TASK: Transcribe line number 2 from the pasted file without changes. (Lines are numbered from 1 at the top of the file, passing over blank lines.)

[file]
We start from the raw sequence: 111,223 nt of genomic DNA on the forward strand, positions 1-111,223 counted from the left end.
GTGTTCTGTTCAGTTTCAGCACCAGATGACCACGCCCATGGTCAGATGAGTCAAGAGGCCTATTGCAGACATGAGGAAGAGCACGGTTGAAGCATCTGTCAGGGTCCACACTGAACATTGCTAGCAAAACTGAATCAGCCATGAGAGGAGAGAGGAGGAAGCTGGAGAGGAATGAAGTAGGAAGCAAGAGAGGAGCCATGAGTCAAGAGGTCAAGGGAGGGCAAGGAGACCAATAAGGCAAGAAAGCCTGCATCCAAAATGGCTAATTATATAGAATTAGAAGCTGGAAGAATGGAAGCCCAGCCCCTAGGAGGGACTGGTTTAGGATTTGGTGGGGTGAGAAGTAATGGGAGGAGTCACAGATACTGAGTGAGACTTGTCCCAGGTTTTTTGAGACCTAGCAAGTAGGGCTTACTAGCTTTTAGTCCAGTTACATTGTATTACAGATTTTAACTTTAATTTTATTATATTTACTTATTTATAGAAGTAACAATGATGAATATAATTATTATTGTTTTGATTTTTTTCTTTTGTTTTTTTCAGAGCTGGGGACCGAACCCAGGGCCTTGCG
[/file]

GTGTTCTGTTCAGTTTCAGCACCAGATGACCACGCCCATGGTCAGATGAGTCAAGAGGCCTATTGCAGACATGAGGAAGAGCACGGTTGAAGCATCTGTCAGGGTCCACACTGAACATTGCTAGCAAAACTGAATCAGCCATGAGAGGAGAGAGGAGGAAGCTGGAGAGGAATGAAGTAGGAAGCAAGAGAGGAGCCATGAGTCAAGAGGTCAAGGGAGGGCAAGGAGACCAATAAGGCAAGAAAGCCTGCATCCAAAATGGCTAATTATATAGAATTAGAAGCTGGAAGAATGGAAGCCCAGCCCCTAGGAGGGACTGGTTTAGGATTTGGTGGGGTGAGAAGTAATGGGAGGAGTCACAGATACTGAGTGAGACTTGTCCCAGGTTTTTTGAGACCTAGCAAGTAGGGCTTACTAGCTTTTAGTCCAGTTACATTGTATTACAGATTTTAACTTTAATTTTATTATATTTACTTATTTATAGAAGTAACAATGATGAATATAATTATTATTGTTTTGATTTTTTTCTTTTGTTTTTTTCAGAGCTGGGGACCGAACCCAGGGCCTTGCG